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Zafar Sobhan is editor of the Dhaka Tribune, a daily newspaper.

Monster in the mirror

On 5 June Rumana Manzur, assistant professor of International Relations at Dhaka University, was tortured by her husband Hasan Sayed in her home at Dhanmondi.

umana Manzur, an assistant professor in the Dhaka University international relations department, today lies in a hospital in Chennai as doctors fight to save her eyesight following a brutal attack on her by her husband on 5 June in which he bit her on the face, chewed off part of her nose, and attempted to gouge out her eyes.

It has been reported that doctors fear that one eye is beyond repair and their only hope is to be able to preserve partial sight in the other one to save Rumana from a life of total blindness.

Rumana's husband, Hasan Sayeed Sumon, an unemployed engineering graduate, had been absconding since the incident but was apprehended on 15 June, after 10 days on the run.

It had been suggested that Sumon, who regularly abused his wife during their 10-year marriage, was motivated by a sense of inferiority and insecurity with respect to his more accomplished spouse, who had recently returned from a PhD programme in Canada, and that he wished to stop her from returning to Canada in the fall to resume her studies. At a press conference following his arrest, Sumon claimed that he had been motivated by suspicions that Rumana had been having an affair, though he took care to stress that any injury done to her had been accidental as he had merely been trying to protect himself after she had attacked him.

The truly disgusting thing is that there are already people who seem to think that if Rumana had indeed been having an affair (for which there is zero evidence, by the way) that this somehow goes some way to justifying her husband's attack on her.

The monstrous nature of the assault has shocked the nation, but the sad truth is that domestic violence is a casual and accepted part of life in Bangladesh. Studies suggest that over one in two Bangladeshi women suffer violence or abuse at the hands of their husbands, and given the culture of silence and shame that surrounds such things, it is likely that the actual tally is even higher.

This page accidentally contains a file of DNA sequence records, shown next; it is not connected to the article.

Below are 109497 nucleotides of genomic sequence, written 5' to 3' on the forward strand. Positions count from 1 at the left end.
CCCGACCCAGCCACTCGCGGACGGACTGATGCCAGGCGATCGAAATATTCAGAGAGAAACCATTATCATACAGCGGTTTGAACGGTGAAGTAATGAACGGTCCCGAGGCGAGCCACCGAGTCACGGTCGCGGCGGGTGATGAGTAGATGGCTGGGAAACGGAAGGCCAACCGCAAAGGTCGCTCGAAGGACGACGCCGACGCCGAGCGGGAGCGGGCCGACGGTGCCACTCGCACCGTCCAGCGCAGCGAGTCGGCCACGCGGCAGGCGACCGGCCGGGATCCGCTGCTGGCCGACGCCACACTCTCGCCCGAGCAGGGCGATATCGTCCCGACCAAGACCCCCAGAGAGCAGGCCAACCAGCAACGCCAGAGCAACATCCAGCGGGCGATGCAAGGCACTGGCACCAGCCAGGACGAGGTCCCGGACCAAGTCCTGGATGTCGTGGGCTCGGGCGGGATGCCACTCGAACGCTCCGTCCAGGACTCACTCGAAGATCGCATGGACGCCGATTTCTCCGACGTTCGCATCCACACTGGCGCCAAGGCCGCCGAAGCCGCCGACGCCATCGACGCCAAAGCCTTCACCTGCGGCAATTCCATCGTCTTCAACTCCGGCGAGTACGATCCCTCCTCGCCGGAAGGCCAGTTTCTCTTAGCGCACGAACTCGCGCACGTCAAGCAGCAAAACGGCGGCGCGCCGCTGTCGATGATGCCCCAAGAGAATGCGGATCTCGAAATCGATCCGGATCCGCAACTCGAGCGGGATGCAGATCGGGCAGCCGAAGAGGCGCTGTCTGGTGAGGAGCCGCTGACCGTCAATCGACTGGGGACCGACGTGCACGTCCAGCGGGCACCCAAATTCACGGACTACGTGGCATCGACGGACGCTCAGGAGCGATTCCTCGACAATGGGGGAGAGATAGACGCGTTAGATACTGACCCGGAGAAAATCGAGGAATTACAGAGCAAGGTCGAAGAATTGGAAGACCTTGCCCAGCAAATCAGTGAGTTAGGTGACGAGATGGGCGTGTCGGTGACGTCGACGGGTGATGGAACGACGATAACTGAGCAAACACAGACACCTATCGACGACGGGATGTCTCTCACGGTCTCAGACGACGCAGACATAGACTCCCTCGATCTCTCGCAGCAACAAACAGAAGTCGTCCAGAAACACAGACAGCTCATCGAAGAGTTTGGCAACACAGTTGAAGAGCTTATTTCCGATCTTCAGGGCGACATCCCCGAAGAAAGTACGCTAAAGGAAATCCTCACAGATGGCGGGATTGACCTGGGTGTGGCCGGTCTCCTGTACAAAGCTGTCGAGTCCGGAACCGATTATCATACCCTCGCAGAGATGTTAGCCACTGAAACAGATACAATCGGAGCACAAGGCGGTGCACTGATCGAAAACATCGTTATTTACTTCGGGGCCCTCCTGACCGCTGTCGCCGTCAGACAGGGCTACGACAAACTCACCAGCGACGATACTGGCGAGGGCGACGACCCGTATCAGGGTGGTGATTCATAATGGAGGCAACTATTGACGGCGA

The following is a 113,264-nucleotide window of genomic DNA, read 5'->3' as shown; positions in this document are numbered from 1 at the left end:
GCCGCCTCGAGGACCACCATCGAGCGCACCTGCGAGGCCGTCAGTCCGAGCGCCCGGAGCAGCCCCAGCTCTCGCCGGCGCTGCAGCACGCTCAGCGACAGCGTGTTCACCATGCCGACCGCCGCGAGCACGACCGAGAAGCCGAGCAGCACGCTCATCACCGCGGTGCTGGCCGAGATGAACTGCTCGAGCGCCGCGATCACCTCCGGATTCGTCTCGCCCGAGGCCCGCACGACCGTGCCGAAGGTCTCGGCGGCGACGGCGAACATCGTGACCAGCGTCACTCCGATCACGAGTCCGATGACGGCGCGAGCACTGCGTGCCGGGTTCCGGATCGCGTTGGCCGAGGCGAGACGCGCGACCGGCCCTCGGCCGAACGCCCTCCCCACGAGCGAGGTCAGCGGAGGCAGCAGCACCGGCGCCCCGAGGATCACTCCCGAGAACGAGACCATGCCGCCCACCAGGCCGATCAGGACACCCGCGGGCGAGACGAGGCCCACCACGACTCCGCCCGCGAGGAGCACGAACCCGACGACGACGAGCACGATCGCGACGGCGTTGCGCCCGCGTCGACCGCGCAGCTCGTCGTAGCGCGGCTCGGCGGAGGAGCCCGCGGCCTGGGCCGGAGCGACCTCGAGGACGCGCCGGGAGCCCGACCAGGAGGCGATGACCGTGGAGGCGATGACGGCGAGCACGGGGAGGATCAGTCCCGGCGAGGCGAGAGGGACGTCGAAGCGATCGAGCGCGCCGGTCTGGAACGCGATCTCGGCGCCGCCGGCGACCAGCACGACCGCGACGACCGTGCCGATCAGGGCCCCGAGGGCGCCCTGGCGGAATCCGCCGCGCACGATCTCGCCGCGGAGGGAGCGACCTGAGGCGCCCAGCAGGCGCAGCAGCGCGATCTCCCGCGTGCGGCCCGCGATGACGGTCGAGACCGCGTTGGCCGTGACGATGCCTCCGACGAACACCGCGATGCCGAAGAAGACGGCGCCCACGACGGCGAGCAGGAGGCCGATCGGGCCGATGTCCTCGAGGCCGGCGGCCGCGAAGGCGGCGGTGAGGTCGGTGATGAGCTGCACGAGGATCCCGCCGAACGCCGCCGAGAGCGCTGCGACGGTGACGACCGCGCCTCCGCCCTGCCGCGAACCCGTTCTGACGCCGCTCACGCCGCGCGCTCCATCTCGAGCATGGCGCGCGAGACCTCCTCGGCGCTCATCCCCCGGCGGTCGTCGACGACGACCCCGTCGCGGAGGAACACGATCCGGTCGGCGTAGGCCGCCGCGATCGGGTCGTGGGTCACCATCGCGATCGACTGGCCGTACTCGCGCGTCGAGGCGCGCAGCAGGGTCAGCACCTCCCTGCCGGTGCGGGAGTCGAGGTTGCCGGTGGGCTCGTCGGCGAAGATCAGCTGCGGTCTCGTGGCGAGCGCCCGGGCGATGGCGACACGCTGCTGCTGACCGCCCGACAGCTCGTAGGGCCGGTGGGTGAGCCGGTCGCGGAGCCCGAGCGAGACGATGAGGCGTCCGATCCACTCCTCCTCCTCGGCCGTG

Had Sumon merely contented himself with beating or slapping Rumana as he had been doing for the past decade, chances are that no action could ever have been taken against him, and if she had tried to leave then she would have faced pressure from well-meaning friends and family to stick it out and put a brave face on things, for the sake of her daughter, for the sake of her family reputation, for the sake of her professional career.

Nothing should detract from Sumon's culpability. To beat your wife is despicable and the province of a truly pathetic and disgusting excuse for a human being.

To attack your wife with the venom and vitriol he did shows that you are not fit for human society. If he ever gets out of jail, it will be too soon, and life behind bars is too good for him.

But where does a man get the sense of entitlement, the sense of impunity to think that he can batter his wife senseless or worse?

And where does a battered wife get the conviction, the certainty that if she opens her mouth to complain that she will be silenced lest she embarrass her family and that if she leaves she will be condemned by society and that she and her child would be better off if she just soldiers on through the abuse?

I will tell you where they get the idea. They get the idea from society, they get the idea from us, and they get the idea because to a distressingly large extent it is true.

omestic violence is an epidemic in Bangladesh. The reason it is an epidemic is because, in the final analysis, we accept it. We accept that a husband can sometimes lose his cool and batter his wife and that it is no big deal, and we accept the notion that disobedience and infidelity are reasonable grounds for domestic violence.

And we further agree that it is a woman's lot to patiently suffer the tortures inflicted on her by her husband, her in-laws, and her extended family, and that if she were to speak up or complain or heaven forefend decide that she wants to leave, that she would be bringing undying shame to herself, her children, and her family.

In the end, Rumana's plight is not just about her and a monster of a husband. It is about all of us and the monstrous society that we have created, and that we are a part of, and the monstrosities that we acquiesce to every day by our tacit acceptance of the prevailing value structure.

Rumana is paying the price for our refusal to look squarely at ourselves in the mirror and acknowledge what a sick society we are. We all failed her.

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